It was a secret meeting in a city that doesn't keep secrets well, so the congressional and administrative officials agreed to gather at Andrews Air Force Base in Maryland, away from the glare of the media and anyone who might leak information. Over a series of mind-numbing days, during an intense heat wave, the principals crunched numbers and jockeyed for political advantage. The goal: taming the ballooning budget deficits of the Reagan era.
In the end, Democratic leaders in Congress and aides to President George H.W. Bush both ceded ground. Democrats would accept some cuts in entitlements, while the president would break his famous "read my lips" promise – and raise taxes. President Bush announced the plan from the Rose Garden: It would cut $119 billion from entitlements and $182 billion from discretionary programs while raising tax revenues by $134 billion, mostly through an increase in gasoline taxes.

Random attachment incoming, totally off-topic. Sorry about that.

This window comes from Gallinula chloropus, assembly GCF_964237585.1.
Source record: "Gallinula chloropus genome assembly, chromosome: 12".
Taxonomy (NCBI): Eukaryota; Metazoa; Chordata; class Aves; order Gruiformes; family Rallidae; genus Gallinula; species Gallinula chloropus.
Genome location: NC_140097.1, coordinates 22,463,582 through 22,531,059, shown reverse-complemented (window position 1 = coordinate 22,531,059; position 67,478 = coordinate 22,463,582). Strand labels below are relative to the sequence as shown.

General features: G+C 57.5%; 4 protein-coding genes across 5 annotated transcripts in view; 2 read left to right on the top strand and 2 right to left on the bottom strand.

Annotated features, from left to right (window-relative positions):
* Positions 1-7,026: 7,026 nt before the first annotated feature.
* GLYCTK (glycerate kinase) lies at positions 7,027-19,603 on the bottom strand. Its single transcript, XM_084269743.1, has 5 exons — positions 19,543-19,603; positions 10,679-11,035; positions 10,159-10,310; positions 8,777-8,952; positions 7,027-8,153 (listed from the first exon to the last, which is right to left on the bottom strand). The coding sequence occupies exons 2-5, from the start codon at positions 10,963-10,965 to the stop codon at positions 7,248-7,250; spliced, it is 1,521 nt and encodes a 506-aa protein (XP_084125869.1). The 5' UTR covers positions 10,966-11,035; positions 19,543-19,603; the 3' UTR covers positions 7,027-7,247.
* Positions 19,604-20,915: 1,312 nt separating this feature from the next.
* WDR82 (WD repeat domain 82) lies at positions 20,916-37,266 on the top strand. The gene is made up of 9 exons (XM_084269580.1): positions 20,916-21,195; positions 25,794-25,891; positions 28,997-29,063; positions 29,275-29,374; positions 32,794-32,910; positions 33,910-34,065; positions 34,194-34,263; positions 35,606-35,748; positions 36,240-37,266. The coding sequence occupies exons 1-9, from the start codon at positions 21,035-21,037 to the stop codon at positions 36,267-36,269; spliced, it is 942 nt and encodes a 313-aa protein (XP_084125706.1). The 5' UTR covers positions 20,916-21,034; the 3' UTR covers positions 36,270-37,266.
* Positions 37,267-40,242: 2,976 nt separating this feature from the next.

But the package hit an unexpected roadblock. House conservatives – led by Newt Gingrich, whom Bush had believed to be an ally – revolted, joining with liberal House Democrats to block the plan. For Bush, it was "the most unpleasant, or tension filled" week of his presidency.
"I hate the posturing on both sides," Bush recorded in his diary. "[People] putting their own selves ahead of the overall good."
Eventually they did pass a budget, which raised income-tax rates for the wealthy and imposed new taxes on luxury goods and tobacco. Only one-quarter of Republicans voted for it, and many remained furious with the president. Two years later, Bush would lose reelection to Bill Clinton.